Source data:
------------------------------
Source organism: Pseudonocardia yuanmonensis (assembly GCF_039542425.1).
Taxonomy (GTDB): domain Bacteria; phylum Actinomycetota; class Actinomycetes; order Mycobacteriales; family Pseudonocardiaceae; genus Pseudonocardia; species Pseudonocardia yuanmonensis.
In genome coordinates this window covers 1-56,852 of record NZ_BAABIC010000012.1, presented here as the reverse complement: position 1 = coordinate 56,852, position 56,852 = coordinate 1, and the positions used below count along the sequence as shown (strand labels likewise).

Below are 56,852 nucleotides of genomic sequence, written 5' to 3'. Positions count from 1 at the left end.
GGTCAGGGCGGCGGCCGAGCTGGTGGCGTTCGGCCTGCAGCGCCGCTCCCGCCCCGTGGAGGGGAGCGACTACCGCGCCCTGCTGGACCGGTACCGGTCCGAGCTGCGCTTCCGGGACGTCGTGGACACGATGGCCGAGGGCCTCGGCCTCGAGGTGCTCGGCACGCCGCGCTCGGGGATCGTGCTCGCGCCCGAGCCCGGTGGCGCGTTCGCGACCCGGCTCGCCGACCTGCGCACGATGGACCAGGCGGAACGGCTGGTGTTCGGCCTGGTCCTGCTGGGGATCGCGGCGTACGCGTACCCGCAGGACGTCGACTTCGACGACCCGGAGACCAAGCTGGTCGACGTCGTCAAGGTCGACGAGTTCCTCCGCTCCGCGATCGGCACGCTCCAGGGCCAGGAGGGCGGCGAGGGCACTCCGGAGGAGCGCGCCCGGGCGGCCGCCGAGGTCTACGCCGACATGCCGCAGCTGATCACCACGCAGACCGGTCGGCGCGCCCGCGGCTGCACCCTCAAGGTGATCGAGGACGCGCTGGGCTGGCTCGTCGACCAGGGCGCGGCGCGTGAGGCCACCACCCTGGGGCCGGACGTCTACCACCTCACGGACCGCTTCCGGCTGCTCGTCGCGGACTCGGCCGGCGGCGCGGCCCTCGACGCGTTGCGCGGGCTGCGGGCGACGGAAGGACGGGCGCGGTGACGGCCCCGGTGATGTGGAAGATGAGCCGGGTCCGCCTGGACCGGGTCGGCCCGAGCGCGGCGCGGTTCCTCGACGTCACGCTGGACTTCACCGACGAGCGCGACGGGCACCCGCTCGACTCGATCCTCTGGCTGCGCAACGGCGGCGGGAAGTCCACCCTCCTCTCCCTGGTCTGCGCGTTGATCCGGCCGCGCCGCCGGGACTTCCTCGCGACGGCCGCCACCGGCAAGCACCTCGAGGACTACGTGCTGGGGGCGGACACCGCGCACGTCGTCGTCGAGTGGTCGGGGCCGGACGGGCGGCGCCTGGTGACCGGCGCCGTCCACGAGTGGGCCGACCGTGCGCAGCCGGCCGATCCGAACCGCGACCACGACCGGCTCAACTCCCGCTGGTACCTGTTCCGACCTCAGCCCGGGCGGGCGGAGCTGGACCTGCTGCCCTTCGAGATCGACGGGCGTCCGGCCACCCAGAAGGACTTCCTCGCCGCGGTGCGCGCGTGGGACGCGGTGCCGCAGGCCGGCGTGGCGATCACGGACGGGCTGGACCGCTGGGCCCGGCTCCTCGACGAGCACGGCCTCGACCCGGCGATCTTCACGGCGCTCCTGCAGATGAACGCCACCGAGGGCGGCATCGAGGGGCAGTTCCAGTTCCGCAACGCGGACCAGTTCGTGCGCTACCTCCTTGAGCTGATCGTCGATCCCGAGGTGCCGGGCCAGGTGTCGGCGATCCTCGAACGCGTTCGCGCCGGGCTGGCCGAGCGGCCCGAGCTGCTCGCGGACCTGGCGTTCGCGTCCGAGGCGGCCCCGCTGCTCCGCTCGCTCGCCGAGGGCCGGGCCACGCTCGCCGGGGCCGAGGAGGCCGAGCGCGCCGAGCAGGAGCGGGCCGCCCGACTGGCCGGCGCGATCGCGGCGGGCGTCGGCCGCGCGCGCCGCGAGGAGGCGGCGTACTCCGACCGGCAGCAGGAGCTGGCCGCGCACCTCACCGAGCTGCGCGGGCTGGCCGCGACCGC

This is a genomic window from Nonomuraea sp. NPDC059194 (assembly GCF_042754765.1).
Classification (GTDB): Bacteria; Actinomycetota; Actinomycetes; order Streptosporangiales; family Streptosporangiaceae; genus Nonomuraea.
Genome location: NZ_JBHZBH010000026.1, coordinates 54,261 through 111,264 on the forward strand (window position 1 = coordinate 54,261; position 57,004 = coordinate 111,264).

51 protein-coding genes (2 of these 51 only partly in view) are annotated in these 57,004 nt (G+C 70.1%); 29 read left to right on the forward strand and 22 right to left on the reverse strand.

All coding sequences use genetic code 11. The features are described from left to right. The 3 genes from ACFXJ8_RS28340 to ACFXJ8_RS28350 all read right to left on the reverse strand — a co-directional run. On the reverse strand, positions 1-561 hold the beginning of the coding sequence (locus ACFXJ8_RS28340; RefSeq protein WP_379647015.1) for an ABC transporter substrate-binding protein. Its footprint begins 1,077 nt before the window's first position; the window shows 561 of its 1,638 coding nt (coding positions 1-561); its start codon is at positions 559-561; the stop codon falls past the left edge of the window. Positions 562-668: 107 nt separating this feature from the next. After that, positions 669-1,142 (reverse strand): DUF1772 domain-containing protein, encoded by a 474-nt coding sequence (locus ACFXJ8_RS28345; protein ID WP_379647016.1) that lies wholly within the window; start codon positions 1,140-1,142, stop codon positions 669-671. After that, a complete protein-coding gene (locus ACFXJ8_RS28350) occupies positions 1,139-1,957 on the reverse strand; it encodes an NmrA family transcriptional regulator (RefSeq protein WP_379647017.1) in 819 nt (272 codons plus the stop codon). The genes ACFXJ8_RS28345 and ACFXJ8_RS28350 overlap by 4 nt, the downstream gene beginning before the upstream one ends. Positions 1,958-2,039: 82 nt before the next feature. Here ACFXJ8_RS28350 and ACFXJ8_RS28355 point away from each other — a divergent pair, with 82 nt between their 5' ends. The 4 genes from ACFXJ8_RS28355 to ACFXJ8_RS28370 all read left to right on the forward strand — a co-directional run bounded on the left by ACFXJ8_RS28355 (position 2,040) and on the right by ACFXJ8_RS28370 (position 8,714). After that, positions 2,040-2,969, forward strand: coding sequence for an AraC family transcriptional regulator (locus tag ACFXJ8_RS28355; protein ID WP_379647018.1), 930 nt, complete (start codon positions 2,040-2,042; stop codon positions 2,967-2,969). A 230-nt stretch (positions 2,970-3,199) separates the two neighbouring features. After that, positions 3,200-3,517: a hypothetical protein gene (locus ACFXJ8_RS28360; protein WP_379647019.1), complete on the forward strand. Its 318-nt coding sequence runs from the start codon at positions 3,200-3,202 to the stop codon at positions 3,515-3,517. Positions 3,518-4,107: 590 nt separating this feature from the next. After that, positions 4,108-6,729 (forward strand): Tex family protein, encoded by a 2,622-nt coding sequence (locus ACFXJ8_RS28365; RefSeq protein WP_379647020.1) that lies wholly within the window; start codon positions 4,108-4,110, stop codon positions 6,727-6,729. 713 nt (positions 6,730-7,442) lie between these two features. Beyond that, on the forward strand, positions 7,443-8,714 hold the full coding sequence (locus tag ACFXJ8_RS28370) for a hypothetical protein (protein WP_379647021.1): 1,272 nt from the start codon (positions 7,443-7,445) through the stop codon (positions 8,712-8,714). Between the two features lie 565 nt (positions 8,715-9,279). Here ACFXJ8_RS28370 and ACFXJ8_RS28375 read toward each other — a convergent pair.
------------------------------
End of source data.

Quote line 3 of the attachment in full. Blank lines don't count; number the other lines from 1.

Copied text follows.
In genome coordinates this window covers 1-56,852 of record NZ_BAABIC010000012.1, presented here as the reverse complement: position 1 = coordinate 56,852, position 56,852 = coordinate 1, and the positions used below count along the sequence as shown (strand labels likewise).